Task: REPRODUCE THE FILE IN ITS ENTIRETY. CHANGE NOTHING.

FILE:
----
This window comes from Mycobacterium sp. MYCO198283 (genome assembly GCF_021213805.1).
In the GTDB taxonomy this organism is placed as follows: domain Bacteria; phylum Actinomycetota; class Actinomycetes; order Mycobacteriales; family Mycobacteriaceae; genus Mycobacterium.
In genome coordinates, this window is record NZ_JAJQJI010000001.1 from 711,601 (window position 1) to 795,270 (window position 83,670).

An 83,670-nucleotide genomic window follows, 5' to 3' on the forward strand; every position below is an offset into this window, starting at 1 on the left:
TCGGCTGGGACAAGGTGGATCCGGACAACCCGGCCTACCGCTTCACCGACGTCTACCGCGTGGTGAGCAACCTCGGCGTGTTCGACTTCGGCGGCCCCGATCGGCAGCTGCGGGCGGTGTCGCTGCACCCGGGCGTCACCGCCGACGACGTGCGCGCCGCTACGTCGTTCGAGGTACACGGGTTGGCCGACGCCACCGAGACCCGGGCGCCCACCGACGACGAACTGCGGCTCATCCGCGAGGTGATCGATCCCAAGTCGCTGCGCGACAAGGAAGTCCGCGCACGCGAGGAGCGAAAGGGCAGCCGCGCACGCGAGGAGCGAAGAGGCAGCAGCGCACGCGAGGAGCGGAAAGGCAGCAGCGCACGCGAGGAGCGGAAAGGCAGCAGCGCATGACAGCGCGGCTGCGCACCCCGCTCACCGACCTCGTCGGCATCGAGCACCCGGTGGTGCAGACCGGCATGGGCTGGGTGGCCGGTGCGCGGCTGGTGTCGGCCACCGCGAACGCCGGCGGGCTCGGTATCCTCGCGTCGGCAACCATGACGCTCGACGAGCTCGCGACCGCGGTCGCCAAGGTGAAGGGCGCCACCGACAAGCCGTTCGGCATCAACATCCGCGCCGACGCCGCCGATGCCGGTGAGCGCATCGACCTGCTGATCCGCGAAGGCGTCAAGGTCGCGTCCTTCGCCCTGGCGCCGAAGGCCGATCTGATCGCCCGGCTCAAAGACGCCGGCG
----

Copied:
This window comes from Mycobacterium sp. MYCO198283 (genome assembly GCF_021213805.1).
In the GTDB taxonomy this organism is placed as follows: domain Bacteria; phylum Actinomycetota; class Actinomycetes; order Mycobacteriales; family Mycobacteriaceae; genus Mycobacterium.
In genome coordinates, this window is record NZ_JAJQJI010000001.1 from 711,601 (window position 1) to 795,270 (window position 83,670).

An 83,670-nucleotide genomic window follows, 5' to 3' on the forward strand; every position below is an offset into this window, starting at 1 on the left:
TCGGCTGGGACAAGGTGGATCCGGACAACCCGGCCTACCGCTTCACCGACGTCTACCGCGTGGTGAGCAACCTCGGCGTGTTCGACTTCGGCGGCCCCGATCGGCAGCTGCGGGCGGTGTCGCTGCACCCGGGCGTCACCGCCGACGACGTGCGCGCCGCTACGTCGTTCGAGGTACACGGGTTGGCCGACGCCACCGAGACCCGGGCGCCCACCGACGACGAACTGCGGCTCATCCGCGAGGTGATCGATCCCAAGTCGCTGCGCGACAAGGAAGTCCGCGCACGCGAGGAGCGAAAGGGCAGCCGCGCACGCGAGGAGCGAAGAGGCAGCAGCGCACGCGAGGAGCGGAAAGGCAGCAGCGCACGCGAGGAGCGGAAAGGCAGCAGCGCATGACAGCGCGGCTGCGCACCCCGCTCACCGACCTCGTCGGCATCGAGCACCCGGTGGTGCAGACCGGCATGGGCTGGGTGGCCGGTGCGCGGCTGGTGTCGGCCACCGCGAACGCCGGCGGGCTCGGTATCCTCGCGTCGGCAACCATGACGCTCGACGAGCTCGCGACCGCGGTCGCCAAGGTGAAGGGCGCCACCGACAAGCCGTTCGGCATCAACATCCGCGCCGACGCCGCCGATGCCGGTGAGCGCATCGACCTGCTGATCCGCGAAGGCGTCAAGGTCGCGTCCTTCGCCCTGGCGCCGAAGGCCGATCTGATCGCCCGGCTCAAAGACGCCGGCG